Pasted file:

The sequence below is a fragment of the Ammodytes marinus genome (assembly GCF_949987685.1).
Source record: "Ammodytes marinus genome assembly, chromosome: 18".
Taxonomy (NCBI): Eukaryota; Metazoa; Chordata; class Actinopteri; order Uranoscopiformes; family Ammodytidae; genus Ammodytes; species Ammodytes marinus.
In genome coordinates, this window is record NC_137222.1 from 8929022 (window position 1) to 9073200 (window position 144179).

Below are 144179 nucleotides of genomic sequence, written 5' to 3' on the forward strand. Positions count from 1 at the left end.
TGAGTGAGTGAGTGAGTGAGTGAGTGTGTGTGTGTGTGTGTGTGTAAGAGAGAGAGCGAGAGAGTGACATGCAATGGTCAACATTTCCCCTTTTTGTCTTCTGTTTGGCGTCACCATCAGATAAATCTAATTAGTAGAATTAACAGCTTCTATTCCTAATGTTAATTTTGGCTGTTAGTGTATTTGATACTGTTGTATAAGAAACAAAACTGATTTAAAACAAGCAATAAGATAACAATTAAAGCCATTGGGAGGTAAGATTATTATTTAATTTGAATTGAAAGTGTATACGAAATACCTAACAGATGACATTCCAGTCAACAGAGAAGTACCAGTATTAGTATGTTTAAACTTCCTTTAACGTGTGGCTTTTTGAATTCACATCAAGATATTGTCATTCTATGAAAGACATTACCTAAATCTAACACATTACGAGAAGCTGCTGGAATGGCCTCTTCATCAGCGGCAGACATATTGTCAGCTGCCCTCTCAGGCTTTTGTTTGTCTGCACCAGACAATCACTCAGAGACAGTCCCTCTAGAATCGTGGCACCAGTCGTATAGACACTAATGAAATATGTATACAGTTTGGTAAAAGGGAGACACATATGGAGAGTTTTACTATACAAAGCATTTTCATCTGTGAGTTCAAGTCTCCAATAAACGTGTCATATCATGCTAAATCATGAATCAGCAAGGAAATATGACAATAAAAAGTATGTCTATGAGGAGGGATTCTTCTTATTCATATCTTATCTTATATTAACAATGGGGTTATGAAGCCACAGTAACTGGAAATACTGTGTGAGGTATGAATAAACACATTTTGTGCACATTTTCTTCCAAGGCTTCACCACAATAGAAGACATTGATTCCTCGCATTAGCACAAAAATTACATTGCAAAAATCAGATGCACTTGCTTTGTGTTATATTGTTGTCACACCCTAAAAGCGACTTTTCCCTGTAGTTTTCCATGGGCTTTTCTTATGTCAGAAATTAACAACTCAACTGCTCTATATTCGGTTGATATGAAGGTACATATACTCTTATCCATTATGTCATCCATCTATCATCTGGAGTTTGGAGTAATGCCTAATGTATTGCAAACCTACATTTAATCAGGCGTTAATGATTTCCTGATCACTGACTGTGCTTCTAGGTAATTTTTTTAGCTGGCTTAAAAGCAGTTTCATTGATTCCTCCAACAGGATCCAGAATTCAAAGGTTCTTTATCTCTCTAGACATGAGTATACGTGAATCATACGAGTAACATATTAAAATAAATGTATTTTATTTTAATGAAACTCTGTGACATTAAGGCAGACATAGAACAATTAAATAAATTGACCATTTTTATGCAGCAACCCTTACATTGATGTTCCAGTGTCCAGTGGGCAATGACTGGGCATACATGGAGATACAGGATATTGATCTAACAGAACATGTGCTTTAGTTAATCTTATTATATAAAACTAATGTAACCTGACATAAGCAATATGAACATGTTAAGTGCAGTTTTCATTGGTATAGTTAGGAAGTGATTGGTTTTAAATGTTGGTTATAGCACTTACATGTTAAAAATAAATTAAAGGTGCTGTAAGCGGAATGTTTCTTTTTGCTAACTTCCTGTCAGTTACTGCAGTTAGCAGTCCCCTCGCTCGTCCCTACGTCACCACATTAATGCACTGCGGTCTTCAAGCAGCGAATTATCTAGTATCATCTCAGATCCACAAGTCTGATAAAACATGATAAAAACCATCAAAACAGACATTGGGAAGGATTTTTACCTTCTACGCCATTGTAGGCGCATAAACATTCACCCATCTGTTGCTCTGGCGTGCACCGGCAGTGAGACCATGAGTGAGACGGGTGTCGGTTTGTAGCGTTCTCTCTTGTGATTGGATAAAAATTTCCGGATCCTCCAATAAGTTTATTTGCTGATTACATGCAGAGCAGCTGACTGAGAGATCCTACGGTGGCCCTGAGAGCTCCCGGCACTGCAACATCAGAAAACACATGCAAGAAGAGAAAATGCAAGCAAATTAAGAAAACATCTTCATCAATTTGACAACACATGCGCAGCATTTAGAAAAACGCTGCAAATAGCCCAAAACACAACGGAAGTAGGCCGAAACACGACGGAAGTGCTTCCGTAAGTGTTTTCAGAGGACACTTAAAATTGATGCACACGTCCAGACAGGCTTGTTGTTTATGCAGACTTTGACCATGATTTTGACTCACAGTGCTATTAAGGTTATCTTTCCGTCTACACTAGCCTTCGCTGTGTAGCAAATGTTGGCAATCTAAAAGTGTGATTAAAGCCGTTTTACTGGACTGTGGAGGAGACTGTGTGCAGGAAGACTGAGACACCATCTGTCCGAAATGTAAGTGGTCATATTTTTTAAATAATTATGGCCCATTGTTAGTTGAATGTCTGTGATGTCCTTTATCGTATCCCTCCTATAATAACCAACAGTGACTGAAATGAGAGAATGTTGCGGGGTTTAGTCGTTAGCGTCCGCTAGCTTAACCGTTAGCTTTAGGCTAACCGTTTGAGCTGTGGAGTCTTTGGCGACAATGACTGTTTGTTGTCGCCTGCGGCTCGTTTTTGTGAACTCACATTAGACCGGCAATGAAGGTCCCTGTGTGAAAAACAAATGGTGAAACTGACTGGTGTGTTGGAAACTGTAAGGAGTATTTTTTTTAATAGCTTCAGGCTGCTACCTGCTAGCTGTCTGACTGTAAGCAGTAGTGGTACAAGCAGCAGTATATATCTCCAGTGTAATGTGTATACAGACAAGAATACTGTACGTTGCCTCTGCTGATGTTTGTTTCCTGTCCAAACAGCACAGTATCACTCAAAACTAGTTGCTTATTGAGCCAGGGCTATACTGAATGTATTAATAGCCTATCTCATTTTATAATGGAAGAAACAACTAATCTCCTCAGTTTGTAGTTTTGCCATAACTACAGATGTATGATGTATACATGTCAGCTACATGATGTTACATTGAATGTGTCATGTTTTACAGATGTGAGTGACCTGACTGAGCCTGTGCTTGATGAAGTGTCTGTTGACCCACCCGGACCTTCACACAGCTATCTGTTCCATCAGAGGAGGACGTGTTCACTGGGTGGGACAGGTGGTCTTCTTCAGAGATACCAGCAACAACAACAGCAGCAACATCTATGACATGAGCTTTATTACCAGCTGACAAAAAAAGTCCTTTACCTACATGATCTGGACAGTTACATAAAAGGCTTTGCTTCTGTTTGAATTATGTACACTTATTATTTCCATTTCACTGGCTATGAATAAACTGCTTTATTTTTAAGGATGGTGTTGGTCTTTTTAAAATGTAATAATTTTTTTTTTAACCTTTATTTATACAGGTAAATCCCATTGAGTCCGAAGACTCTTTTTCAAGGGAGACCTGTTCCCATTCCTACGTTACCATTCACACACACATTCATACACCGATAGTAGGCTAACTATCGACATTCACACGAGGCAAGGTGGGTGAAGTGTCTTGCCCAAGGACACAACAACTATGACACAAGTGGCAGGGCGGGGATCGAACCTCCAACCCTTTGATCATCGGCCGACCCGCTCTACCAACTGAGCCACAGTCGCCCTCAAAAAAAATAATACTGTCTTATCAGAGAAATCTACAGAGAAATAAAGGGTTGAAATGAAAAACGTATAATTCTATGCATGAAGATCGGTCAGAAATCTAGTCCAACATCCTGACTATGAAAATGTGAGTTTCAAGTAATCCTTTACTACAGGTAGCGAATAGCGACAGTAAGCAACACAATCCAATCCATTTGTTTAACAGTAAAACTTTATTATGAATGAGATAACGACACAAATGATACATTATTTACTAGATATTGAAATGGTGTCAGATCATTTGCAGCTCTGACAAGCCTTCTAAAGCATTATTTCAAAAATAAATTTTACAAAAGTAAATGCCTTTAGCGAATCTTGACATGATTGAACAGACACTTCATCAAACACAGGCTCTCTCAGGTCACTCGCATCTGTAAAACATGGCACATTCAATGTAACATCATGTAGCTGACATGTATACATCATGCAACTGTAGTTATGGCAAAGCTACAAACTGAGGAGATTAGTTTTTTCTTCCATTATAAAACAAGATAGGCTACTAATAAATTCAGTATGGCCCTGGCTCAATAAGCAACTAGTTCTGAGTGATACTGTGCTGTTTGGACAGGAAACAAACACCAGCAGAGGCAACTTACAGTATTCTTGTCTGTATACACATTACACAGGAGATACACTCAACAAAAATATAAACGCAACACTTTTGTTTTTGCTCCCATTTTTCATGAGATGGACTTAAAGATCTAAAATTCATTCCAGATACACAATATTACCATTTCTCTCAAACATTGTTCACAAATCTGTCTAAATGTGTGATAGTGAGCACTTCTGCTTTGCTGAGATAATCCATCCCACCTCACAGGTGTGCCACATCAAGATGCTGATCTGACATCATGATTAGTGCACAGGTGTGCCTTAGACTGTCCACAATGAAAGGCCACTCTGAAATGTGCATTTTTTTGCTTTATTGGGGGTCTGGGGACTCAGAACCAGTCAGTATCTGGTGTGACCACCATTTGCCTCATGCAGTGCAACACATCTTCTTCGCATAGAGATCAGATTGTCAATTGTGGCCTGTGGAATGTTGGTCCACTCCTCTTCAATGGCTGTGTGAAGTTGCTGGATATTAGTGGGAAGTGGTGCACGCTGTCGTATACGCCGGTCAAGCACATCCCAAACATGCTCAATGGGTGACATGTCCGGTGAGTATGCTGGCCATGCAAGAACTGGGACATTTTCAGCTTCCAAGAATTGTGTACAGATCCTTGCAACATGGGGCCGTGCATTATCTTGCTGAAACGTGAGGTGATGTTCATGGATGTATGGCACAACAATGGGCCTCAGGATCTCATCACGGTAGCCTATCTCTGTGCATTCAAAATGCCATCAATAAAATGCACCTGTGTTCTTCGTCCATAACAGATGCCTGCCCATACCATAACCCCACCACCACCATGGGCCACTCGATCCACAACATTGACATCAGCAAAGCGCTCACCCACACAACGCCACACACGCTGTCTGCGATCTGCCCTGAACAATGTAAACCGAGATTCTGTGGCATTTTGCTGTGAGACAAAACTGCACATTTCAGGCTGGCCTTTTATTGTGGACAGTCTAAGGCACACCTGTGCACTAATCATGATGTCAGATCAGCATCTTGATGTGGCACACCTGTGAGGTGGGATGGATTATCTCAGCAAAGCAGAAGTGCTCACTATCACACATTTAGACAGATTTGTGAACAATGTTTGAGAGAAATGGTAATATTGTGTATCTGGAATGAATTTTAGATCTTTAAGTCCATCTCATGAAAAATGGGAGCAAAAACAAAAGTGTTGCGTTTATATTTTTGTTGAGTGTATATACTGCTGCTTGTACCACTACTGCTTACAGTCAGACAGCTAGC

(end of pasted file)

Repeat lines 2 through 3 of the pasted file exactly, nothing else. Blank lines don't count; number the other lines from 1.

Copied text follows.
Source record: "Ammodytes marinus genome assembly, chromosome: 18".
Taxonomy (NCBI): Eukaryota; Metazoa; Chordata; class Actinopteri; order Uranoscopiformes; family Ammodytidae; genus Ammodytes; species Ammodytes marinus.